Fig. 3. Mass-spectra of PTCDA fragments desorbed under laser irradiation. Laser fluence, mJ/cm2: 1 – 0.8; 2- 4; 3 -7. Detail spectral features in (0 – 60) a.m.u. region are shown in an inlay.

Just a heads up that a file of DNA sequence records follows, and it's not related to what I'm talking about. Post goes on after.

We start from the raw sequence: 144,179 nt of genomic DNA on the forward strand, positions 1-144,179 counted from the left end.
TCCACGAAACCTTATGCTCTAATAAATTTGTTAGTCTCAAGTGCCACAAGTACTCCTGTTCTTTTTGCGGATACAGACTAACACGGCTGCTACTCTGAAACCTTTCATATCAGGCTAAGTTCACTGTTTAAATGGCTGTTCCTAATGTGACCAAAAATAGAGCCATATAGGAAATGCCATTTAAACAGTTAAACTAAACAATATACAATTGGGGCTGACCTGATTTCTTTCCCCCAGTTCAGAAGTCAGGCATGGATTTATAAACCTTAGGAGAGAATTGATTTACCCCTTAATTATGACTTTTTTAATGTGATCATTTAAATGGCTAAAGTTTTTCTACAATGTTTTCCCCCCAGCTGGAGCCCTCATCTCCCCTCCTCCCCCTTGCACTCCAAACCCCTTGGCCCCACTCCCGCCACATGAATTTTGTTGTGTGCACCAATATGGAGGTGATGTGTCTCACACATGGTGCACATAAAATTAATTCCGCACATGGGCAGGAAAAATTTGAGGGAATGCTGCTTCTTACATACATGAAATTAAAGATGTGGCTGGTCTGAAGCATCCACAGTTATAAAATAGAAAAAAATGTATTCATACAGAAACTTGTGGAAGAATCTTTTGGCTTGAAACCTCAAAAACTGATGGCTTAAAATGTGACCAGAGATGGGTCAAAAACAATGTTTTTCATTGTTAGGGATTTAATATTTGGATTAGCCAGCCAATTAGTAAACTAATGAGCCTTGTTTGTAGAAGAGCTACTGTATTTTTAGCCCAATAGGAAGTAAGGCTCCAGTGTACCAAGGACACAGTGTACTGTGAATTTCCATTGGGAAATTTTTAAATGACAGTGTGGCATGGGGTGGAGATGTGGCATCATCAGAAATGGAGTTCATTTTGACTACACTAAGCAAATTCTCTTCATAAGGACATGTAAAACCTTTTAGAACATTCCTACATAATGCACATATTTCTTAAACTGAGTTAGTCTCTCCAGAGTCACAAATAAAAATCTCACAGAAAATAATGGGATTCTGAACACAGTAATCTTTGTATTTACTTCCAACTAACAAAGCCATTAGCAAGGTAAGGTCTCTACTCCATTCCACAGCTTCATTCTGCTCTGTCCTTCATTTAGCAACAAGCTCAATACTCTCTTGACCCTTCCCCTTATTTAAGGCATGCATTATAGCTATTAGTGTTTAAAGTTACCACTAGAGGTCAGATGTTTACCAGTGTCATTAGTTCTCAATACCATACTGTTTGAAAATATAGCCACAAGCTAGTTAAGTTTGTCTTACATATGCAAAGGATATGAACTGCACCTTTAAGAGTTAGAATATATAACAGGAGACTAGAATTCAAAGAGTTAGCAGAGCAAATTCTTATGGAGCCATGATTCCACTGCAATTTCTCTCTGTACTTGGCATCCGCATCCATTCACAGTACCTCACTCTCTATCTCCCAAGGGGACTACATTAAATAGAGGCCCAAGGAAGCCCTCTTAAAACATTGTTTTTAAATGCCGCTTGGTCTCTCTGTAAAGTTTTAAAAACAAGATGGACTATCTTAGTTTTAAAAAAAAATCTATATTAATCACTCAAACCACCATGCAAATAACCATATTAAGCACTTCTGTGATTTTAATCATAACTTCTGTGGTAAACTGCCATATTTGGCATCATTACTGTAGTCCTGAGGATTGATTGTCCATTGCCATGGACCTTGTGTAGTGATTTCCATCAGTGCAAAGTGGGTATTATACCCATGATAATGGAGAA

Another dominant feature seen in the spectra (Fig. 1. curves 2,3) is appearance of heavier molecular fragments at m/z=248 and 124 which correspond to perylene core of the molecule C20H8 and its half C10H4, respectively. No desorption of an intact PTCDA molecule (m/z=392) was detected at all experimental conditions studied. The latter provide an evidence that the photofragmentation and desorption mechanism is non-thermal. This assumption is based on the fact that the sublimation temperature of PTCDA is in the range of 350 to 4500C which is not enough to brake the intramolecular chemical bonds . The lowest bonding energy in PTCDA molecule (3.6 eV) corresponds to single C-C bonds between perylene core and carboxylic group. The single C-O bond has about the same energy (3.75 eV), whereas the C-C bonding energy in aromatic ring is 5.3 eV and the double C-O bond has energy of 7.8 eV . Two naphthalene molecules are bound to each other with two C-C bonds of energy of 4.2 eV which is lower than the corresponding energy in aromatic ring (5.3 eV) . Comparing these PTCDA chemical bond energies with the photon energy used (2.34 eV) one can assume that the fragmentation and desorption mechanism is due to the photoinduced electronic transitions rather than to the thermal effect. One can suggest the following mechanism. Photon irradiation of PTCDA effectively produces electron-hole pairs since the photon energy is higher than the PTCDA band gap (c.a. 2.1 eV) . Subsequent electron-hole recombination is more efficient at the defect and electron density gradient sites , among which are the region of carboxylic terminals due to charge transfer from carbon to oxygen atom. The latter may cause the corresponding C20H8-C2O3 bond breaking and carbon mono- and dioxide desorption, as observed in Fig. 3, curves 2,3. However, the recombination energy (c.a. 2.1 eV) is lower than the corresponding intermolecular bond energy between perylene core and carboxylic group which is 3.6 eV. Therefore one can expect that the multi-electron and multi-photon effects are operative, when the bond braking occurs upon simultaneous recombination of two electron-hole pairs at the same site or deexcitation of an electron-hole pair excited to an energy multiple to 2.34 eV due to multi-photon process, as discussed for instance in [14,15]. In favor of this assumption is the observed fact that the fragmentation and desorption intensity notably grows with increase of laser fluence which leads to increase of electron-hole concentration and multiphoton effect cross-section (Fig. 3, curves 2,3). Even at two-photon process the deexcitation energy (4.68 eV) is enough to break the bond between the carboxylic group and the molecular core (3.6 eV) to release CO, CO2, and C20H8, as well as to cleave the core into C10H4 fragments. It should be noted that the observed PTCDA photoinduced fragmentation path is essentially different from that observed upon heating when the dominant feature in thermal desorption flux is an intact PTCDA molecule . Additional evidence of non-thermal mechanism of PTCDA fragmentation and desorption is provided by time-of-flight measurements. The corresponding TOF spectra reflecting distribution of initial kinetic energies of desorbing fragments are shown in Fig. 4.